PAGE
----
The laminated structures currently available are supplied in the form of rolls. In this form, the laminated structure further comprises a flexible release sheet, such as in the form of a siliconized paper, positioned adjacent to the surface of the bituminous membrane which after removal of the release sheet will eventually be placed in contact with a concrete substructure. This release sheet is needed prior to application to prevent the adhesive membrane from adhering to the sheet immediately adjacent thereto and to protect the adhesive membrane layer from various forms of degradation. This release sheet must be removed to expose the adhesive membrane when applying the waterproofing sheet material to the substructure.
This type of waterproofing sheet material is normally applied after the concrete substructure has been formed. Usually these substructures, such as building foundations, are situated with sufficient space around their perimeter to allow the application of these waterproofing sheets. However, in urban locations, as well as elsewhere, structures are built closely between existing foundations. In fact, to maximize the utility of the land, new buildings are often built directly adjoining the existing ones. Thus, there is no room to apply an external waterproofing sheet. In such situations it is advantageous to pre-apply the waterproofing material in a manner to have it become an integral part of the part of the ultimately formed concrete substructure formation. Typically, this is done by applying the waterproofing material to an outer concrete form, known as lagging.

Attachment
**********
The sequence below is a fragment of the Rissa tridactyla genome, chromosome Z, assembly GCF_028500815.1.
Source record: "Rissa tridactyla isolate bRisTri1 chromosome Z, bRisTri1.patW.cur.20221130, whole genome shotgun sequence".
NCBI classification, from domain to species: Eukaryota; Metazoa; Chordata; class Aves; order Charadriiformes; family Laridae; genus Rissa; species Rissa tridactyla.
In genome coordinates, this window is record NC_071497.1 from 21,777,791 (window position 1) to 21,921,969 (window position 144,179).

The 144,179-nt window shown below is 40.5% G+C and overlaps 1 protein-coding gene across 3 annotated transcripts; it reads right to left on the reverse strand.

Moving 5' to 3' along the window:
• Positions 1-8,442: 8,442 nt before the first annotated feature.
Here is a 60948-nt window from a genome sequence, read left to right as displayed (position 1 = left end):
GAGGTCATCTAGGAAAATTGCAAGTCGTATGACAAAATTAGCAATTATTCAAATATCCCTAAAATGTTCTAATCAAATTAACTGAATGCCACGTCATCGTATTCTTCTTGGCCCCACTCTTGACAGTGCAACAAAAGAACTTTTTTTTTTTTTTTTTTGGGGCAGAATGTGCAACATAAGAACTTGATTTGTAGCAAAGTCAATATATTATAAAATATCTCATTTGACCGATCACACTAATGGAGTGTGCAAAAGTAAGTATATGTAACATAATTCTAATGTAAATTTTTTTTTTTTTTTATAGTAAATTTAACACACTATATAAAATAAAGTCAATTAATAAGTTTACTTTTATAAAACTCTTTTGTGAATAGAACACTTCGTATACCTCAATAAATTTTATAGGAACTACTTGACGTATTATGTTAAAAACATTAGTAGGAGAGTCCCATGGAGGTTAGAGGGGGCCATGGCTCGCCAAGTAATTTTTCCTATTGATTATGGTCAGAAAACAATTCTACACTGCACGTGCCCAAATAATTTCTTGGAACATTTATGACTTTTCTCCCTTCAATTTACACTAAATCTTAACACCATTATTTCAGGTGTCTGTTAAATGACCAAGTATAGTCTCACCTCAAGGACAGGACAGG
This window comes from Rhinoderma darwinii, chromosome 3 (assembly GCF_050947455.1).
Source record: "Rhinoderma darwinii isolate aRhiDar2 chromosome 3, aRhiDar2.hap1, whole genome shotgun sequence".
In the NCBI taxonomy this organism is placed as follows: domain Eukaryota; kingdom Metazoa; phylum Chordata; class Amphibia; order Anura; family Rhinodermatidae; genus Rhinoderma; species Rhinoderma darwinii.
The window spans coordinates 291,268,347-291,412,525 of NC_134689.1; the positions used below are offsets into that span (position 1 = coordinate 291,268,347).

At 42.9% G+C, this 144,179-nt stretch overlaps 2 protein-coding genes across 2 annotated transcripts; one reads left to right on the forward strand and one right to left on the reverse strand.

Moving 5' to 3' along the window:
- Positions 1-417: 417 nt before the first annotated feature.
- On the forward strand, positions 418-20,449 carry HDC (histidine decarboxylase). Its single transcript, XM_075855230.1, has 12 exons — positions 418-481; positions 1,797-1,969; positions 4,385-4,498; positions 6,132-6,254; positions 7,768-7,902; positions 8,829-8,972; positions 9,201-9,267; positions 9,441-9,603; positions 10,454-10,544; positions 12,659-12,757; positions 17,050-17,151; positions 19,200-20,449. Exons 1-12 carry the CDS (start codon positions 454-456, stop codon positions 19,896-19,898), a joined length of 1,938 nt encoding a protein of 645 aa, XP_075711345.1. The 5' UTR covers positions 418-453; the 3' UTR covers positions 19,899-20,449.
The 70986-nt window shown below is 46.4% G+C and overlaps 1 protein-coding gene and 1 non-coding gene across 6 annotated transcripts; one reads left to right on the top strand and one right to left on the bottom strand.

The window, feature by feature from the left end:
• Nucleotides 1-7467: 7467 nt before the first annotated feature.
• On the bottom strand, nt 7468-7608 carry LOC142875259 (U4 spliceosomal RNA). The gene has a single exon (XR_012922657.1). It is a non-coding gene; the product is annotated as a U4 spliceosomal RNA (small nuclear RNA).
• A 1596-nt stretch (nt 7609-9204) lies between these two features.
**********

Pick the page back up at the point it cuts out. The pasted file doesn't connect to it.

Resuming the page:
However, the conventional laminated structure of the bituminous waterproofing sheet material and release sheet presents problems of removal and disposal of the release sheets. This is particularly true when re-bars and inner concrete forms are placed in front of the lagging prior to casting the concrete.
An object of this invention is to provide a waterproofing sheet material capable of adhering to freshly poured concrete compositions and the cured substructures formed therefrom.